You Are the Apple of My Eye (2011) was the first film directed by Taiwan’s internet writer Giddens Ko. This low-budget (US$300,000) youth film set new records in four territories: Taiwan, Hong Kong, mainland China, and Singapore. Most surprisingly, it surpassed Stephen Chow’s Kung Fu Hustle (2004) to become Hong Kong’s top-grossing Chinese film. This was unprecedented, as the Hong Kong market is known for picky viewers resistant to mainland and Taiwanese pictures. In China, Apple took in US$10 million against strong competition from Mission: Impossible—Ghost Protocol (2011) and Zhang Yimou’s war epic, Flowers of War (2011). Gory eroticism might have been the major (guilty) pleasure of the sex pictures, but Apple combined word of mouth with a repackaged sentimentality to successfully attract local viewers. Between sex and nostalgia, local producers in East Asia actively reengaged with local audiences. A resurgence of new localism was on the way.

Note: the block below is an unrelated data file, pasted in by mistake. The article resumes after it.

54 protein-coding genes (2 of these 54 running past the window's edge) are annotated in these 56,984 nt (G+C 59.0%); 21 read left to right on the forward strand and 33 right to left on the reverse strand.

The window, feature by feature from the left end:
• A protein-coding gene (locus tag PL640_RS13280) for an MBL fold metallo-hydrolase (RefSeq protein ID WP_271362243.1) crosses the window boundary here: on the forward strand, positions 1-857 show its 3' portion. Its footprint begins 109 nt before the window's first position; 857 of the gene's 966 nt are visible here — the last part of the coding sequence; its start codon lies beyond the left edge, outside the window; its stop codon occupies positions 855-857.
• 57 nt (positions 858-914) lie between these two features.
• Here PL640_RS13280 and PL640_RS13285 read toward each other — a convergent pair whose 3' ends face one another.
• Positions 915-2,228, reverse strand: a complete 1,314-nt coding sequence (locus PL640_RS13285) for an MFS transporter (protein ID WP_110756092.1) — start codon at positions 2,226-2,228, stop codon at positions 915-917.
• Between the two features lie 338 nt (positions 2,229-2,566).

Since 2009, domestic films in Japan, South Korea, and China have enjoyed 50 percent of overall market share (see table 1). Compared to figures from France (41.6 percent in 2011), Germany (22.8 percent in 2011), and Brazil (11.8 percent in 2011), these East Asian figures demonstrate Hollywood is not as global as is often assumed. Except for in 2012, domestic films have garnered over 50 percent of China’s box office.
Similarly, in Taiwan, local productions have surged since 2008, representing 18.65 percent in 2011 and 11.9 percent in 2012. Domestically produced Taiwanese films increased in number from around twenty per year to forty-five in 2012.